The ill-fated 2008 buyout of Caesars has pitted plenty of high finance’s high rollers against one another. Despite a couple of breakthroughs, Wall Street’s poker game over the casino group isn’t quite over.
Things are moving fast. On Friday a steering committee of senior bondholders gave its backing to a restructuring that would slash some $10 billion of debt from Caesars Operating Co (CEOC), the empire’s biggest unit. The division would be split into an operating and a property company, the firm said. Then on Monday, CEOC’s parent, publicly traded Caesars Entertainment Co (CEC), bought another affiliate, Caesars Acquisition Co, for $1.2 billion. Among other things, the company said that deal would help fund CEOC’s restructuring.
Something had to give: CEOC optimistically targets $1 billion of EBITDA next year. It currently has 18 times that in liabilities, which is clearly unsustainable, and had already skipped a payment on junior debt.
But players like Apollo, Blackstone and Elliott hold conflicting hands. A deal needs backing from two-thirds of first-lien bondholders and bank lenders. The latter are in no rush, because their debt still has an undisputed guarantee from less-indebted listed parent CEC.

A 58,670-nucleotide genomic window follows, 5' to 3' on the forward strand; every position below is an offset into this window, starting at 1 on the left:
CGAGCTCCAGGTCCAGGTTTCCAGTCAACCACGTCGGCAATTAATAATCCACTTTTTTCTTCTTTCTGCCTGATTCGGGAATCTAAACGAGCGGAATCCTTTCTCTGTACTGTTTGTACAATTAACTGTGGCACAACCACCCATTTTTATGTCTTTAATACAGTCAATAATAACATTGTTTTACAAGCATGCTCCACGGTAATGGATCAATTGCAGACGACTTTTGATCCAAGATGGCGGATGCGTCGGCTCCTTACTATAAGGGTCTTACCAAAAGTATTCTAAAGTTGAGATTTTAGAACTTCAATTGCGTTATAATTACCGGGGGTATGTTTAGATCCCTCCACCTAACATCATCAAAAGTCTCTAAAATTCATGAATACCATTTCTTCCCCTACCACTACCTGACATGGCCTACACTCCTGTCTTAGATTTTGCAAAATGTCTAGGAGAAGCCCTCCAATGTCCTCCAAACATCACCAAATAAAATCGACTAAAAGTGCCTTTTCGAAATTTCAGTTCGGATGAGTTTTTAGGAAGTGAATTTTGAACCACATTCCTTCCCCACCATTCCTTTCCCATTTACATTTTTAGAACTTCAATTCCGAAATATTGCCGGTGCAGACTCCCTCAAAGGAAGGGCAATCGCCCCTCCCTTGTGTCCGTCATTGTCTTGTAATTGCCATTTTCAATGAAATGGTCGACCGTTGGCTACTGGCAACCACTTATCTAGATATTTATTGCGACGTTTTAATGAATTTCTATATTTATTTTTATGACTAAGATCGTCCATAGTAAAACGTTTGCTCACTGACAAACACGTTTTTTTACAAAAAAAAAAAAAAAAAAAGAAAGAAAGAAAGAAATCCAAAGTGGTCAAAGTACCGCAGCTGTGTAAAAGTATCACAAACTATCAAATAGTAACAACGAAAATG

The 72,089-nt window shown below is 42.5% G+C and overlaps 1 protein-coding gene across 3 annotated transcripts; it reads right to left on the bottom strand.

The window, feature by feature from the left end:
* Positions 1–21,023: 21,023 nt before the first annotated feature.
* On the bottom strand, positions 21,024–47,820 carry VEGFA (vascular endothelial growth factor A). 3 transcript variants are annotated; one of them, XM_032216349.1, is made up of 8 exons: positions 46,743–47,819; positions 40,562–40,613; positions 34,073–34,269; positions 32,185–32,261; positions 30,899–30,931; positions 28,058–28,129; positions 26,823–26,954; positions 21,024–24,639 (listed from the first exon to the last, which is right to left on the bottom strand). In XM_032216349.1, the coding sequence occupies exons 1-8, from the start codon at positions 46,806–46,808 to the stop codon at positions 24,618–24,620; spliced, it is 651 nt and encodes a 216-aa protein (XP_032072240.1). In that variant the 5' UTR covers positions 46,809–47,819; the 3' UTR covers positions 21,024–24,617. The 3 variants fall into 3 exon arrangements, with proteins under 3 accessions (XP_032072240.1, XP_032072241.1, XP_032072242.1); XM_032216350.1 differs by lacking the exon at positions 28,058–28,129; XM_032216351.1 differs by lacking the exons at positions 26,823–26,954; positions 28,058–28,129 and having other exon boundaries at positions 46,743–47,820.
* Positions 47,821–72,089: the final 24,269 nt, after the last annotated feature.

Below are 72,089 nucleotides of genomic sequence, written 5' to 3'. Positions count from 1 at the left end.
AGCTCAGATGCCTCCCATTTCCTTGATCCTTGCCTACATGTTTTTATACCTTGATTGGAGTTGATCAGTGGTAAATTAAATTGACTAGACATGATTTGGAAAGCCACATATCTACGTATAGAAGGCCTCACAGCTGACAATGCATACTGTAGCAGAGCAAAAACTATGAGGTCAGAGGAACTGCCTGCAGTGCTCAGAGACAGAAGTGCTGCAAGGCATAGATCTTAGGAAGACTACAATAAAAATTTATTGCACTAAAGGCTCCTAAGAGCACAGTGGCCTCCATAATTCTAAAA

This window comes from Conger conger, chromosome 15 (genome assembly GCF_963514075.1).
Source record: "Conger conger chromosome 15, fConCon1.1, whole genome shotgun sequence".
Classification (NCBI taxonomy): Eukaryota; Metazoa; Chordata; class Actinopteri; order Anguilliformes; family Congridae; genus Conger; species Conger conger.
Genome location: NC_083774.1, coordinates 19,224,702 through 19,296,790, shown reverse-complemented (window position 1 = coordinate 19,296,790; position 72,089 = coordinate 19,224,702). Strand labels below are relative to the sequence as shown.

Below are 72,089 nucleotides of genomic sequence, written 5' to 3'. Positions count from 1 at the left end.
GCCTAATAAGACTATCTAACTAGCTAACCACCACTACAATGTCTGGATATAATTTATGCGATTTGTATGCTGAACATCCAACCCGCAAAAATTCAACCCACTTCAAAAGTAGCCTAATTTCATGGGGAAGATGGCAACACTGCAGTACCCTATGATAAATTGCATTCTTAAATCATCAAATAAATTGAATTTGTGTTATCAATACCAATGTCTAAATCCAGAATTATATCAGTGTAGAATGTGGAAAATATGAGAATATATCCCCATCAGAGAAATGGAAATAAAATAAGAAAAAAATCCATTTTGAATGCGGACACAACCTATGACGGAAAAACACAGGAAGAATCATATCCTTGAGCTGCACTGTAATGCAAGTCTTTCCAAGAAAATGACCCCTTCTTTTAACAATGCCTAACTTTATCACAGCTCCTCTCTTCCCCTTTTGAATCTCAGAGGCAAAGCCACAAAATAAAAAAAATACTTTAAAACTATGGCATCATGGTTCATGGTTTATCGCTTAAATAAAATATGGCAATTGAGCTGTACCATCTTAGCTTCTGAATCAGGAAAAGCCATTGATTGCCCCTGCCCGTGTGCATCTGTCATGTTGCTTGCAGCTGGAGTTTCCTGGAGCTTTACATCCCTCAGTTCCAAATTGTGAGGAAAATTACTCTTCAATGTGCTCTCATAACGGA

Derivatives make this more complicated. Some bondholders, like Elliott, own credit default swaps that pay if CEOC defaults. Conversely, some lenders, which may include BlackRock and Blackstone’s GSO, sold CDS.
The overall valuation math could prompt bondholders and even bank lenders to revolt. Earlier draft proposals suggested first-lien bonds would effectively receive 93.8 cents on the dollar. But the securities have been trading roughly 20 points cheaper.
Investors worry the new debt and shares will be worth less than CEOC says – especially since the new property company will be highly indebted. The steering committee only represents 38 percent of first-lien bonds, half of what’s needed for a deal.
Junior bondholders, meanwhile, are way out of the money – and argue buyout architects Apollo and TPG spirited assets out of CEOC through “fraudulent transfers.” Chapter 11 shields companies from lawsuits but that isn’t necessarily watertight here, as entities like CEC won’t be filing for bankruptcy. These angry investors have one card left: continue litigating. That may keep players at the table for some time.